Down at rock bottom, that’s what life sometimes looks like. When the going gets tough, sometimes the people around you get weak. They might even flee. Trauma is pain, and pain can be ugly: But that’s exactly where, and when, a heroine is made. When not only are the chips down, but the allies are scarce. Jones has Trish, and Luke — but both of them, we see, are fighting some pretty nasty battles on their own time. People are complicated, our feelings about them are complicated — but what sets the modern heroine apart is that survival is, first and foremost, a job we’re tasked with accomplishing on our own.

unreal 2 Fleabag, Jessica Jones, & the trainwreck heroine: Defined not by problems, but solutions

While the modern heroine rarely has a husband, the story never tells us that only single women can be heroes, any more than it tells us the solution will be found in romance. This may be the greatest upshot of the archetype, in fact: These stories’ insistence on the wisdom and pain inherent in the fact that we don’t need other people to complete us, but we’ll never be complete without other people.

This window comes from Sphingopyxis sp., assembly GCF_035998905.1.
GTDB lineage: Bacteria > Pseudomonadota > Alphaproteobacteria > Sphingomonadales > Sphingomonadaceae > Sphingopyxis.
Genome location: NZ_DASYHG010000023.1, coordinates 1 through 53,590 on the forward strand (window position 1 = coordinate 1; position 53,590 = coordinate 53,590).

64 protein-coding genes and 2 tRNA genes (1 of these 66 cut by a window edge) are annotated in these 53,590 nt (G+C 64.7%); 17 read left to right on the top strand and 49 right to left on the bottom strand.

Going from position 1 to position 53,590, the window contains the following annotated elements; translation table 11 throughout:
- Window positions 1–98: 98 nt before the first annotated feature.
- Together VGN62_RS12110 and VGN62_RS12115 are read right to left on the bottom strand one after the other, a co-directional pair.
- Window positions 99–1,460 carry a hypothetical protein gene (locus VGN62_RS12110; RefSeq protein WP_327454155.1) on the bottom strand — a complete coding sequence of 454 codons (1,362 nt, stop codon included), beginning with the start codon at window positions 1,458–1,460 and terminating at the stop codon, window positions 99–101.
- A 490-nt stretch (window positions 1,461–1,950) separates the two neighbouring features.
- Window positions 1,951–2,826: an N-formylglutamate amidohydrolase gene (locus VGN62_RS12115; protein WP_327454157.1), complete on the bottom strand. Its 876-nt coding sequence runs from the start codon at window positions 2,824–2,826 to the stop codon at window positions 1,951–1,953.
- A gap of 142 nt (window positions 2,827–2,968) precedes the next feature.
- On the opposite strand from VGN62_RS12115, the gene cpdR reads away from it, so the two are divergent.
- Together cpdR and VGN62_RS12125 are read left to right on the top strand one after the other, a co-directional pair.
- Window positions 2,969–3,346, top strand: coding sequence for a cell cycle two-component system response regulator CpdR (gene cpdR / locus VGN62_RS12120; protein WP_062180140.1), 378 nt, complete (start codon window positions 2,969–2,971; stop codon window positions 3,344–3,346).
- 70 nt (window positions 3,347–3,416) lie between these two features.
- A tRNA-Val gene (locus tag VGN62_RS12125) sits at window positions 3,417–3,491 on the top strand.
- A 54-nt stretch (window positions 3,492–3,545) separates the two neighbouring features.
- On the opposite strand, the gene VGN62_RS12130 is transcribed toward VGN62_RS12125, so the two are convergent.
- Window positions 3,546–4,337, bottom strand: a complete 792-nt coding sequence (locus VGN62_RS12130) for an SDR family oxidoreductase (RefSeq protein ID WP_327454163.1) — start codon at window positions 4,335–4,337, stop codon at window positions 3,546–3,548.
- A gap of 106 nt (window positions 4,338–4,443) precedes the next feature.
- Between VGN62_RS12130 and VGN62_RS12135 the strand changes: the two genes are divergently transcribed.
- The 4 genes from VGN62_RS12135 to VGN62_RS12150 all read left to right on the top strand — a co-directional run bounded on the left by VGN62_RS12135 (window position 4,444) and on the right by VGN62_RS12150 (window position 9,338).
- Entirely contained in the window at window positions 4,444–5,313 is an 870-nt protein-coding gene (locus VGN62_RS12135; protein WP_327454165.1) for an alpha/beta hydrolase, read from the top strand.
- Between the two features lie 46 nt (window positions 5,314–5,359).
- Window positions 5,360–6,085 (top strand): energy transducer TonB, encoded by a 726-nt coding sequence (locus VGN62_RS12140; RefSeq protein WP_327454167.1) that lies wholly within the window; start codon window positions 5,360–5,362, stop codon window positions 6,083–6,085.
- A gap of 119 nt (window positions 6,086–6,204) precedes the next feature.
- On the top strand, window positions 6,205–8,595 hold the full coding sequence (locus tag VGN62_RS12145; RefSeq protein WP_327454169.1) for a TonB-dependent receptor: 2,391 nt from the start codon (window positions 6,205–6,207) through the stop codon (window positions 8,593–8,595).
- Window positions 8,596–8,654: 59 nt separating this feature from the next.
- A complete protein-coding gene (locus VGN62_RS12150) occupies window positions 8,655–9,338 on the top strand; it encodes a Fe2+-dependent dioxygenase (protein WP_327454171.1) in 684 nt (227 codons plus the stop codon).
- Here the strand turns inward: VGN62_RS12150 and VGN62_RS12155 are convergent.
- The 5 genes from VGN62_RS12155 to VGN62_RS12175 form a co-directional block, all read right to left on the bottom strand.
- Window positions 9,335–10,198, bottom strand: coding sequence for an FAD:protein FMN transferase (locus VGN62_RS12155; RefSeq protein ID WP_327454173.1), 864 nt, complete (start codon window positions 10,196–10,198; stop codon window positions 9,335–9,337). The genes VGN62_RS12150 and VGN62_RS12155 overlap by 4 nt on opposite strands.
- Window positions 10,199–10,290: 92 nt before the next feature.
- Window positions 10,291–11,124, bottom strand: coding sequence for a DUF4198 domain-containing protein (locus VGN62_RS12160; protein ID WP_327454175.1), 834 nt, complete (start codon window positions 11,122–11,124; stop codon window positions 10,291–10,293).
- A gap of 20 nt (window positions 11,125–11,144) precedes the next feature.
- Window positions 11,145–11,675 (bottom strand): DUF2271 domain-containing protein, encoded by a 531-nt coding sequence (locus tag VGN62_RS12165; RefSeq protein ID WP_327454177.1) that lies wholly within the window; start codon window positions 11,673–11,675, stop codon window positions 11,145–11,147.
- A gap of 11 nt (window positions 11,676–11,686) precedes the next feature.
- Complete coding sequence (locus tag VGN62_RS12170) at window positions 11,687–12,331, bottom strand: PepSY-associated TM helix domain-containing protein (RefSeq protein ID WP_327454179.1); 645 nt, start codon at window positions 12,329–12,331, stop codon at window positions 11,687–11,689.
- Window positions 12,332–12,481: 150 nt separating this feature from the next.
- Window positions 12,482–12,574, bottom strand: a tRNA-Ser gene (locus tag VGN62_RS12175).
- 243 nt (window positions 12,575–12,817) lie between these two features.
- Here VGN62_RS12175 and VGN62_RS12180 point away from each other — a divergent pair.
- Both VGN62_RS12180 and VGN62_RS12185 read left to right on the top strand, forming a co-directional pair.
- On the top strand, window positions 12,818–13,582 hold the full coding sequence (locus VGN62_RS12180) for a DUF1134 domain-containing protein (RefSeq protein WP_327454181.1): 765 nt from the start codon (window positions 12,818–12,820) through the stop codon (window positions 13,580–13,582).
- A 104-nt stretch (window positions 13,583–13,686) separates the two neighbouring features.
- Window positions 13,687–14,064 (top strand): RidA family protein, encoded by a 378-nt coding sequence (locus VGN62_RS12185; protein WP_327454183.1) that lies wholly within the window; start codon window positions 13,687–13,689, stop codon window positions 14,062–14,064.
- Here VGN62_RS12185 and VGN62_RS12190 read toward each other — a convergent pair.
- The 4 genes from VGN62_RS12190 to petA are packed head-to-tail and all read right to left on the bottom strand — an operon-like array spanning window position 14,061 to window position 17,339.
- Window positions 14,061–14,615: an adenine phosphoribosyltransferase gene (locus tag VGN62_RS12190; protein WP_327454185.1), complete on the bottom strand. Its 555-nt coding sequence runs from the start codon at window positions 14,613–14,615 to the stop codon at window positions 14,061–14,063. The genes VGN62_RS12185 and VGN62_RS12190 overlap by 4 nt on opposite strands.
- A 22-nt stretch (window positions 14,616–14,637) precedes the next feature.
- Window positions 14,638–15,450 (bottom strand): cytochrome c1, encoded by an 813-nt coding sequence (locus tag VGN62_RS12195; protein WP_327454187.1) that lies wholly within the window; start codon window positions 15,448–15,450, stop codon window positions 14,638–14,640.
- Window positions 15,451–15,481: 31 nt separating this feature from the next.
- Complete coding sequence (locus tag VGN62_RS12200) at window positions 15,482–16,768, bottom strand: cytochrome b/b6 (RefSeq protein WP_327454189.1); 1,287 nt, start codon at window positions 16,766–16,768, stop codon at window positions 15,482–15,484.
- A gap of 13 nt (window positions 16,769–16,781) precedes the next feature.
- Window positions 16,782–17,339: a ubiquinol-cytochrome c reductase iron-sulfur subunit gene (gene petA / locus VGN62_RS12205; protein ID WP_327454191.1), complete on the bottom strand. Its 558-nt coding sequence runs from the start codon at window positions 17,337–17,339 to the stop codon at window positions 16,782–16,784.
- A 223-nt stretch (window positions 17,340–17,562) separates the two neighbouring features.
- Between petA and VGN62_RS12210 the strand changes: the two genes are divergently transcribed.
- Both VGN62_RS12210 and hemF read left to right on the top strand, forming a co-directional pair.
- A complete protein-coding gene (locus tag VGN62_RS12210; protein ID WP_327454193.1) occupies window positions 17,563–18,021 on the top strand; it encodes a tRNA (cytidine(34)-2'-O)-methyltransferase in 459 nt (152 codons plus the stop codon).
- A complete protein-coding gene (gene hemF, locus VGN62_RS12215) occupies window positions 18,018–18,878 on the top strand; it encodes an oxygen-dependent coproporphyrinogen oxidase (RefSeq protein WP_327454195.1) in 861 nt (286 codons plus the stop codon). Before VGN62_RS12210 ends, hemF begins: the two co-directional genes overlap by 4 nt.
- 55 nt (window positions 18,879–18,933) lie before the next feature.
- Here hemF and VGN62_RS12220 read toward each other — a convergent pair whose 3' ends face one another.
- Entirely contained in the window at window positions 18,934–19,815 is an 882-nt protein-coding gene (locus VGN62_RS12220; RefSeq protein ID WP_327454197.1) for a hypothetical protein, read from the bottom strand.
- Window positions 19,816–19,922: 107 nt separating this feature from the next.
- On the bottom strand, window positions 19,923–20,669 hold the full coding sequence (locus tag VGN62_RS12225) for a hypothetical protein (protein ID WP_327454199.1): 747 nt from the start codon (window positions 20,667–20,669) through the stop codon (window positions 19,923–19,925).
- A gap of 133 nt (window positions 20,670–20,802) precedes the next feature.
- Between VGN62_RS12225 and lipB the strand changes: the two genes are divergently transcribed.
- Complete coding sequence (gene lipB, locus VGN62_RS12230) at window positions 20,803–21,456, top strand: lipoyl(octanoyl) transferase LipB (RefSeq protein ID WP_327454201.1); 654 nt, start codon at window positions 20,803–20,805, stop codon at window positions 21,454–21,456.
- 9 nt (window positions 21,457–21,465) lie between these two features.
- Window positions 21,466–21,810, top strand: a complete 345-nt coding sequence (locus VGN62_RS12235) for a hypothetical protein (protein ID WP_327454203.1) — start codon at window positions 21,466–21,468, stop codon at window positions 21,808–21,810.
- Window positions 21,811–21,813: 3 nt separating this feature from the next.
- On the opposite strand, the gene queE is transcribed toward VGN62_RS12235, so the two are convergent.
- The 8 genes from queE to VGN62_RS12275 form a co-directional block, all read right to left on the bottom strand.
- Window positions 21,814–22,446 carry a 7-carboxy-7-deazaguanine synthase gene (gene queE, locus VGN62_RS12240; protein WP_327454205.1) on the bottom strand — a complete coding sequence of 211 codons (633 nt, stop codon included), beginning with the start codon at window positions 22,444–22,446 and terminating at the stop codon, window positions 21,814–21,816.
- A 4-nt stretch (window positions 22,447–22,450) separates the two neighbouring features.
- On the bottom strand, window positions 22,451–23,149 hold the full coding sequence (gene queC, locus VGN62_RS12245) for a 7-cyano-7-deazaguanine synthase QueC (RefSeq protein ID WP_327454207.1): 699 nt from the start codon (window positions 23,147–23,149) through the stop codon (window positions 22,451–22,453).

Many people are more alone in than out of relationships, because lots of relationships aren’t that healthy: A woman can most certainly learn to become her own hero in such a circumstance. But in terms of story mechanics, a stable partner in life provides a foundation that our favorite heroines don’t often have. Even Piper (Taylor Schilling) was married, on “Orange Is the New Black,” and say what you will about her heroism but that doesn’t save her — any more than her rocky relationship with Alex (Laura Prepon) can on the inside.

Heroines learn, and can teach us, that nobody is coming to the rescue. Some things, you should know you can handle on your own.

carrie gif Fleabag, Jessica Jones, & the trainwreck heroine: Defined not by problems, but solutions

#3: A modern heroine doesn’t have a lot of assets.

No trust fund. No cushy, stable career that’s always there for her, no matter how bad life gets.  Often no significant other to help lighten her load. No Batcave full of toys, and no comfortable sanctuary to return to once the day’s battle is fought.

“Fleabag” contends with money woes and the margins of the wage gap throughout her story; Carrie Mathison gets herself lost and/or “burned” and/or goes rogue without her passport — or her medication — at least a few times a season. Rachel Goldberg spent the first season of “UnREAL” in literal financial servitude, unable to take care of herself and sleeping rough onset.